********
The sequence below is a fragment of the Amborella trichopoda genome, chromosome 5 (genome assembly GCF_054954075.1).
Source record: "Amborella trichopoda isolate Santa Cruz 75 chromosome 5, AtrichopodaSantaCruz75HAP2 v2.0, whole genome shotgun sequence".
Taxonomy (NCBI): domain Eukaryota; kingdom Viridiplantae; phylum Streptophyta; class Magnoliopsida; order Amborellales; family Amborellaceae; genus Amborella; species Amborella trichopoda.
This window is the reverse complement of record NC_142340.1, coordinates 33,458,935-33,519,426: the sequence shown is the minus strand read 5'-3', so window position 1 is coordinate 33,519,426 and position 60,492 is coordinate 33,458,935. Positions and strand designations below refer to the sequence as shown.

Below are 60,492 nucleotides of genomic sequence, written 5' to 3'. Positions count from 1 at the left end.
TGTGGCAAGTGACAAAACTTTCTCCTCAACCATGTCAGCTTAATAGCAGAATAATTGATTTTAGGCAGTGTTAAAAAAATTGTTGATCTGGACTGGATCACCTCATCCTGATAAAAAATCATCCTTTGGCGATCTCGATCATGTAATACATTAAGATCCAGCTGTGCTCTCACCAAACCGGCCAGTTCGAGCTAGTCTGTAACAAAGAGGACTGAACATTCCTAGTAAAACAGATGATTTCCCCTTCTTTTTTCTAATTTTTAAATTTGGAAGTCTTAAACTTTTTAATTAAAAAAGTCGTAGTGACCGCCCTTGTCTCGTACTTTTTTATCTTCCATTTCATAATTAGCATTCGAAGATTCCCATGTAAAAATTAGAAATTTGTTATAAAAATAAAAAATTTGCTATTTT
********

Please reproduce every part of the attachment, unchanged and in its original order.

The sequence below is a fragment of the Amborella trichopoda genome, chromosome 5 (genome assembly GCF_054954075.1).
Source record: "Amborella trichopoda isolate Santa Cruz 75 chromosome 5, AtrichopodaSantaCruz75HAP2 v2.0, whole genome shotgun sequence".
Taxonomy (NCBI): domain Eukaryota; kingdom Viridiplantae; phylum Streptophyta; class Magnoliopsida; order Amborellales; family Amborellaceae; genus Amborella; species Amborella trichopoda.
This window is the reverse complement of record NC_142340.1, coordinates 33,458,935-33,519,426: the sequence shown is the minus strand read 5'-3', so window position 1 is coordinate 33,519,426 and position 60,492 is coordinate 33,458,935. Positions and strand designations below refer to the sequence as shown.

Below are 60,492 nucleotides of genomic sequence, written 5' to 3'. Positions count from 1 at the left end.
TGTGGCAAGTGACAAAACTTTCTCCTCAACCATGTCAGCTTAATAGCAGAATAATTGATTTTAGGCAGTGTTAAAAAAATTGTTGATCTGGACTGGATCACCTCATCCTGATAAAAAATCATCCTTTGGCGATCTCGATCATGTAATACATTAAGATCCAGCTGTGCTCTCACCAAACCGGCCAGTTCGAGCTAGTCTGTAACAAAGAGGACTGAACATTCCTAGTAAAACAGATGATTTCCCCTTCTTTTTTCTAATTTTTAAATTTGGAAGTCTTAAACTTTTTAATTAAAAAAGTCGTAGTGACCGCCCTTGTCTCGTACTTTTTTATCTTCCATTTCATAATTAGCATTCGAAGATTCCCATGTAAAAATTAGAAATTTGTTATAAAAATAAAAAATTTGCTATTTT